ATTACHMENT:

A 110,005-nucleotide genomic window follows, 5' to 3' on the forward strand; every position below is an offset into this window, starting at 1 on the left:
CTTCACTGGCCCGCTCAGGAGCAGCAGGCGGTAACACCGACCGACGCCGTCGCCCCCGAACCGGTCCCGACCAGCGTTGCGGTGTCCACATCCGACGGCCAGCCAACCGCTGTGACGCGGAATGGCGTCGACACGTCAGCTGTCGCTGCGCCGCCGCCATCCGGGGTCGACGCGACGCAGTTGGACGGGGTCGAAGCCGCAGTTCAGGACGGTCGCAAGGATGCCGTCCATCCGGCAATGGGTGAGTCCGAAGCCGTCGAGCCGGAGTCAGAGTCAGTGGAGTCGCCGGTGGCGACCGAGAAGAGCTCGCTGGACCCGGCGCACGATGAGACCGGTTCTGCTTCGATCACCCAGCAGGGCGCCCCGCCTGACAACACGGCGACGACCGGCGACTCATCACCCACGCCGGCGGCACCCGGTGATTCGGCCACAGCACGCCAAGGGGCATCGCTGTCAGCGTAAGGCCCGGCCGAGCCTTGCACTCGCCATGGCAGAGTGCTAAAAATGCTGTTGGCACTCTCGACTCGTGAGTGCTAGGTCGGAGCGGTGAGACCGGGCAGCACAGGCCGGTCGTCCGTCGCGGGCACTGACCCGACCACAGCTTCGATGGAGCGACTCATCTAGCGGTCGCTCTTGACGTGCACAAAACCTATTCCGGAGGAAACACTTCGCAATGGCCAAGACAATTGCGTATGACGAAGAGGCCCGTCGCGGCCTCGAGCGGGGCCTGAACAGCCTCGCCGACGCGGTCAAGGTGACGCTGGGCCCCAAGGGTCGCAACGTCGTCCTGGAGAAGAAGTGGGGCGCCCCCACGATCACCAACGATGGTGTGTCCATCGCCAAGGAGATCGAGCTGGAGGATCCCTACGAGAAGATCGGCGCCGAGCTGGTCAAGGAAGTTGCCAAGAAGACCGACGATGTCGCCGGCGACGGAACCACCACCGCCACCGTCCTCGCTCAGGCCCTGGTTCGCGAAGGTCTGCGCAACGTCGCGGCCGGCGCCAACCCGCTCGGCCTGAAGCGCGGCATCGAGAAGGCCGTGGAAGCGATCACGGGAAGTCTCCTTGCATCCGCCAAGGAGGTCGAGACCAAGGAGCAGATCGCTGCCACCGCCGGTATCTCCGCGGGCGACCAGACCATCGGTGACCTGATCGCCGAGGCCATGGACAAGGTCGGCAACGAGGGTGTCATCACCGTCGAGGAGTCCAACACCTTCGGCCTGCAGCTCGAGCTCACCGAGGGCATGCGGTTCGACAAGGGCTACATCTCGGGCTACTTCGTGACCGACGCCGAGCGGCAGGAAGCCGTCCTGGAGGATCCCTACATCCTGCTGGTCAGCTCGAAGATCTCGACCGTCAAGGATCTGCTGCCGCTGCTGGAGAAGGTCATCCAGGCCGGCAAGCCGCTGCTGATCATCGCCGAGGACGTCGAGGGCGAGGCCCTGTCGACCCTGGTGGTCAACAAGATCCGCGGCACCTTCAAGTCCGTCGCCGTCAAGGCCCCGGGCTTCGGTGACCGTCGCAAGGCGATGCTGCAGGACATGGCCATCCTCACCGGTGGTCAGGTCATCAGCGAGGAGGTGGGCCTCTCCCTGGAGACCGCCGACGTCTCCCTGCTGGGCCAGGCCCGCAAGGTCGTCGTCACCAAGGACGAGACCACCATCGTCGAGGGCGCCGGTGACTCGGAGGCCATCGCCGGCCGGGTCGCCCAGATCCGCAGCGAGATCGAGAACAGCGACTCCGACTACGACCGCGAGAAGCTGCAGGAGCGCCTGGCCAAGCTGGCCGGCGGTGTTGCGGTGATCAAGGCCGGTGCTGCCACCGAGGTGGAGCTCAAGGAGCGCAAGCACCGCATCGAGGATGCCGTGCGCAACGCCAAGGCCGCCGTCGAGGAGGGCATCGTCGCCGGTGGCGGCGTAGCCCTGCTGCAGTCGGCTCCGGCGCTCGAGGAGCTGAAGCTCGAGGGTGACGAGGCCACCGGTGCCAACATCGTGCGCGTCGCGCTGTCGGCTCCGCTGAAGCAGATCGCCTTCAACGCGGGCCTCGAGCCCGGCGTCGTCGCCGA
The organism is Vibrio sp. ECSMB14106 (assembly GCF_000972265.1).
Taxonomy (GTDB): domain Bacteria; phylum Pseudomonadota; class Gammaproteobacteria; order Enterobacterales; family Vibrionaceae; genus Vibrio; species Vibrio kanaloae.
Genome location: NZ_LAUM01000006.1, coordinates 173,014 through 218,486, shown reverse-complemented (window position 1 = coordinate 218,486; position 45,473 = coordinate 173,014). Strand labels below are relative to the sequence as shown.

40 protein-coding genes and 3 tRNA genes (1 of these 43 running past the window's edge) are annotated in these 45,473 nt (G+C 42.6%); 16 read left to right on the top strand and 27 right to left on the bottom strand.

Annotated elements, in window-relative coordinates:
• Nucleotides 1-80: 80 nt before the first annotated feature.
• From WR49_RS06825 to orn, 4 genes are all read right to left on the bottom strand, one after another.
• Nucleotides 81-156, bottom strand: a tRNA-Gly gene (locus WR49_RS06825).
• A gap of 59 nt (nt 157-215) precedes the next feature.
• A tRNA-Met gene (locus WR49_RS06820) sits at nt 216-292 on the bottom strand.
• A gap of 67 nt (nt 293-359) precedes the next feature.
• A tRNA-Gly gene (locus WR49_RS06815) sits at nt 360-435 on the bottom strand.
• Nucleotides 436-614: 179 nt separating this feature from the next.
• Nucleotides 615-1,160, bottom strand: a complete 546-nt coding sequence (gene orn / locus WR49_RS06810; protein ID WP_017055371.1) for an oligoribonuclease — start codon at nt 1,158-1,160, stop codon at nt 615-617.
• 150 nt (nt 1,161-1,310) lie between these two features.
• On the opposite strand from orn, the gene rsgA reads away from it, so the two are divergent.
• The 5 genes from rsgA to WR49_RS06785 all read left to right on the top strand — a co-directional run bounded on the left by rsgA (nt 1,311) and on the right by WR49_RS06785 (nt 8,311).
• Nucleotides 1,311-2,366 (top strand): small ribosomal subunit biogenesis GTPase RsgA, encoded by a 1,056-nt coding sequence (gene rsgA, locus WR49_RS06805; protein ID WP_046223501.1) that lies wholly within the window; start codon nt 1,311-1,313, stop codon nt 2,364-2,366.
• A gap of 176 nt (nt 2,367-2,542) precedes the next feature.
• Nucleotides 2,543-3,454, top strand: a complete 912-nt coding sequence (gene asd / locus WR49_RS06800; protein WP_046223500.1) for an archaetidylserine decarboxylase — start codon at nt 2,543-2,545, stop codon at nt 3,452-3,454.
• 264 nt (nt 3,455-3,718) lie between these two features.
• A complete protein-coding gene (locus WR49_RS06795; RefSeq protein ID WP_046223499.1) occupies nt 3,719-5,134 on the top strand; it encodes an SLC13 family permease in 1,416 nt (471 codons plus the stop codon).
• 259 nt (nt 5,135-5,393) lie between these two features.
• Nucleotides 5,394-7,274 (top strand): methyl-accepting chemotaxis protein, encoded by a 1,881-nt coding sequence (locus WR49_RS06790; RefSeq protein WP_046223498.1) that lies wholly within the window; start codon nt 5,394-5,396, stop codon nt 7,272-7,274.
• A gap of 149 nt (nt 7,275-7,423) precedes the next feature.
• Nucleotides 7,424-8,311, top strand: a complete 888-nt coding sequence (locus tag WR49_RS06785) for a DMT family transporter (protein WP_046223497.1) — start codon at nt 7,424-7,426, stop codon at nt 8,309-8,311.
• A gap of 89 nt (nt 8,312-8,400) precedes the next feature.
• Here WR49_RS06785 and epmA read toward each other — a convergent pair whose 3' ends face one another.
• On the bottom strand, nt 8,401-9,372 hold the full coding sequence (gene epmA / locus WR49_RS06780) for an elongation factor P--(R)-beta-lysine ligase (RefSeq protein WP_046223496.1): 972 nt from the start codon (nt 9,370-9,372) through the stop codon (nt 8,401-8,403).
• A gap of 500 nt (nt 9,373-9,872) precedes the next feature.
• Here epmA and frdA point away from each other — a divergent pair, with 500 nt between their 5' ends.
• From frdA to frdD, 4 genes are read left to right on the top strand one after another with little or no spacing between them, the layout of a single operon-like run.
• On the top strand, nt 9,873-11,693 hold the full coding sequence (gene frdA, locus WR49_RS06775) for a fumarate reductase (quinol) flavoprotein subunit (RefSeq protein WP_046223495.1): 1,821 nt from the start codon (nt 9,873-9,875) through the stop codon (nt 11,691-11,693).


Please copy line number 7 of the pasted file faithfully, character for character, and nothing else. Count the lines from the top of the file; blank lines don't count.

Annotated elements, in window-relative coordinates: